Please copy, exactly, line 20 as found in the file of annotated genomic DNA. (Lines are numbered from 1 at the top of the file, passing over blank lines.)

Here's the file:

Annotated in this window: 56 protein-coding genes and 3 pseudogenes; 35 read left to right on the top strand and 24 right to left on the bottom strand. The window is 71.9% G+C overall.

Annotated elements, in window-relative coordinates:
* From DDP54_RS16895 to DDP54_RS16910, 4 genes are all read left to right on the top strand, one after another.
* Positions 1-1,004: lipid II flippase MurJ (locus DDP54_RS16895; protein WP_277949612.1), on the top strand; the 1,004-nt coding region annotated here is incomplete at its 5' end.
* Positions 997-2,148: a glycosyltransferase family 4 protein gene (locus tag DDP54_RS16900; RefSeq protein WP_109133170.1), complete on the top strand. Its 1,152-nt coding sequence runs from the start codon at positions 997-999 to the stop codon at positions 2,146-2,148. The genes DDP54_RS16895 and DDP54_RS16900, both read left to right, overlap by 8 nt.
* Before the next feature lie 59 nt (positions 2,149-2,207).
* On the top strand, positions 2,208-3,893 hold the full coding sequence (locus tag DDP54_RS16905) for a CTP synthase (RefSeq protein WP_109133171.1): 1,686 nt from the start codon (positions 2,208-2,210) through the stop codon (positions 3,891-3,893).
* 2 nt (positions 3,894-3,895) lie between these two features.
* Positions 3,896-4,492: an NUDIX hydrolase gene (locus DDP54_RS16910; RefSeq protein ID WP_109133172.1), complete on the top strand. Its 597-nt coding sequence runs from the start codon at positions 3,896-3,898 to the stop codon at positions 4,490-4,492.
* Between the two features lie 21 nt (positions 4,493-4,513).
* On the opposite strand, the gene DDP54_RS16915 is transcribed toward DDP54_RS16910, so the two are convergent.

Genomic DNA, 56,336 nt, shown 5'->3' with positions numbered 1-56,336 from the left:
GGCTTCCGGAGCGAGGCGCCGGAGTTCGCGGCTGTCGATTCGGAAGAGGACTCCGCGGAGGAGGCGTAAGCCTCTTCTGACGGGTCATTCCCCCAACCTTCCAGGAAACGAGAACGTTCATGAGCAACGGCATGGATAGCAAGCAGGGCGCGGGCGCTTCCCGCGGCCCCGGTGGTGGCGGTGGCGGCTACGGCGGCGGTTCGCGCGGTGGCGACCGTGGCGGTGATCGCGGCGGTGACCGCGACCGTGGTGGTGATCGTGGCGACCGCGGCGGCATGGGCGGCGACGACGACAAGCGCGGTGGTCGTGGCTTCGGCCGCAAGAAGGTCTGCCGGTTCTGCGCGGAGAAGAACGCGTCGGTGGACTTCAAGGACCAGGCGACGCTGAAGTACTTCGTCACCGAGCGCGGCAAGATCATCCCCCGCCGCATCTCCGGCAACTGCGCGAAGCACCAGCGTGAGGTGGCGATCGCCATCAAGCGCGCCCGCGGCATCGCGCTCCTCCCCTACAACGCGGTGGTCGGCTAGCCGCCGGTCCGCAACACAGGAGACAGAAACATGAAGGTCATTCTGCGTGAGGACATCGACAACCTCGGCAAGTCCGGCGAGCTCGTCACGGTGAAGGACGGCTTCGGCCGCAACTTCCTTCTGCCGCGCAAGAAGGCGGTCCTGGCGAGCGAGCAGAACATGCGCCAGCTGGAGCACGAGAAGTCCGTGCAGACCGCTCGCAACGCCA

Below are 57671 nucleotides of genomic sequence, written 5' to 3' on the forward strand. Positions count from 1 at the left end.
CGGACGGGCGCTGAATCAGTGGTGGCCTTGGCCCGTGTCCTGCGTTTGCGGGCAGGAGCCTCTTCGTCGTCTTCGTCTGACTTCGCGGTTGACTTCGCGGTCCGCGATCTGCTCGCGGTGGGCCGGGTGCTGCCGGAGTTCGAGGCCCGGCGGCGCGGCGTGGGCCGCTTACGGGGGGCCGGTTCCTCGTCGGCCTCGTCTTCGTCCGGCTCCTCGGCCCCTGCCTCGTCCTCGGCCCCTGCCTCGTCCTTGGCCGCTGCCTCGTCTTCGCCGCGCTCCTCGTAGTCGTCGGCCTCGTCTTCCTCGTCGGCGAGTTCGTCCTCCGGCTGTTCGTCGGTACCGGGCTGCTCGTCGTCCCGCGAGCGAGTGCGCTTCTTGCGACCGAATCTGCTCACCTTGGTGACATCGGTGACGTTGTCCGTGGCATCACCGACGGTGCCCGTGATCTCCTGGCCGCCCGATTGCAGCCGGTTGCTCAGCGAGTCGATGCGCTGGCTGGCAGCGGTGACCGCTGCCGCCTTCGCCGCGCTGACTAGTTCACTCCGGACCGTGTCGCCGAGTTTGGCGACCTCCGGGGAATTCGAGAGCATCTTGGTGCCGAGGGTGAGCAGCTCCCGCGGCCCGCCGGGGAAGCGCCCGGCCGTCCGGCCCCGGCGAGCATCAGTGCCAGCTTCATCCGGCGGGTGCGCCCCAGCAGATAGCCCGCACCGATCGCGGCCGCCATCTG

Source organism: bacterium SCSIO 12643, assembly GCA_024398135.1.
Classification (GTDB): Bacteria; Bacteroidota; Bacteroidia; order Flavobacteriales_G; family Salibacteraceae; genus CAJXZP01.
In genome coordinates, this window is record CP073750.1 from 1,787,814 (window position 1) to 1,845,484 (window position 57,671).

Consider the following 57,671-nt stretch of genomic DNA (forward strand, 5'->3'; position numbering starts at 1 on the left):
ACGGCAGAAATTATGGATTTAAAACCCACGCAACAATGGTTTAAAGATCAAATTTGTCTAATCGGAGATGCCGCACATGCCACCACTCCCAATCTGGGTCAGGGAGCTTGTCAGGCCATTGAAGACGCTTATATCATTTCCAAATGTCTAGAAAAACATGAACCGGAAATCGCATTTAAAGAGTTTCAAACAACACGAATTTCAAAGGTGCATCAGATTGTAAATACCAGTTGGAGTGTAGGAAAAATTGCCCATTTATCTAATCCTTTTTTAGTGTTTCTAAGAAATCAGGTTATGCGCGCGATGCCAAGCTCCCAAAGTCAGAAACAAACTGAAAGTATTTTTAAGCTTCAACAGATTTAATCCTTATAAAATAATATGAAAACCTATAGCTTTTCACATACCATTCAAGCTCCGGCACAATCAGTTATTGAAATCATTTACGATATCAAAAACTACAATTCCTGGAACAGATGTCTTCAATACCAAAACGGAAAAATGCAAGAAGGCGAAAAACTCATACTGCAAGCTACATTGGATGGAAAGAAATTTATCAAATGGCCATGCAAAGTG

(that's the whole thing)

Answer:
ACGGCAGAAATTATGGATTTAAAACCCACGCAACAATGGTTTAAAGATCAAATTTGTCTAATCGGAGATGCCGCACATGCCACCACTCCCAATCTGGGTCAGGGAGCTTGTCAGGCCATTGAAGACGCTTATATCATTTCCAAATGTCTAGAAAAACATGAACCGGAAATCGCATTTAAAGAGTTTCAAACAACACGAATTTCAAAGGTGCATCAGATTGTAAATACCAGTTGGAGTGTAGGAAAAATTGCCCATTTATCTAATCCTTTTTTAGTGTTTCTAAGAAATCAGGTTATGCGCGCGATGCCAAGCTCCCAAAGTCAGAAACAAACTGAAAGTATTTTTAAGCTTCAACAGATTTAATCCTTATAAAATAATATGAAAACCTATAGCTTTTCACATACCATTCAAGCTCCGGCACAATCAGTTATTGAAATCATTTACGATATCAAAAACTACAATTCCTGGAACAGATGTCTTCAATACCAAAACGGAAAAATGCAAGAAGGCGAAAAACTCATACTGCAAGCTACATTGGATGGAAAGAAATTTATCAAATGGCCATGCAAAGTG